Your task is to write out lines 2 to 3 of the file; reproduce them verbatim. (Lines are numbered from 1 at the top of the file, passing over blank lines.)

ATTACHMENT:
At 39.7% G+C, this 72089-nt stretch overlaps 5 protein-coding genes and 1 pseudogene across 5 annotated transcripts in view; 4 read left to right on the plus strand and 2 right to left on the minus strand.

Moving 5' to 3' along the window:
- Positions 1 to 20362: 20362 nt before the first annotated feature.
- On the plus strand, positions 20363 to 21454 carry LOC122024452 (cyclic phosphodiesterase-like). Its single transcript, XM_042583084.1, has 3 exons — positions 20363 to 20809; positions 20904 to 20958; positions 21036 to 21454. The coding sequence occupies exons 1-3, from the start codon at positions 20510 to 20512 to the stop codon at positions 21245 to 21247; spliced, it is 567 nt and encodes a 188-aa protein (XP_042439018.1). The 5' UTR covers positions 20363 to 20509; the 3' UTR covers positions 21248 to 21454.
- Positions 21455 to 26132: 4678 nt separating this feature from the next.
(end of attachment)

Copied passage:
Moving 5' to 3' along the window:
- Positions 1 to 20362: 20362 nt before the first annotated feature.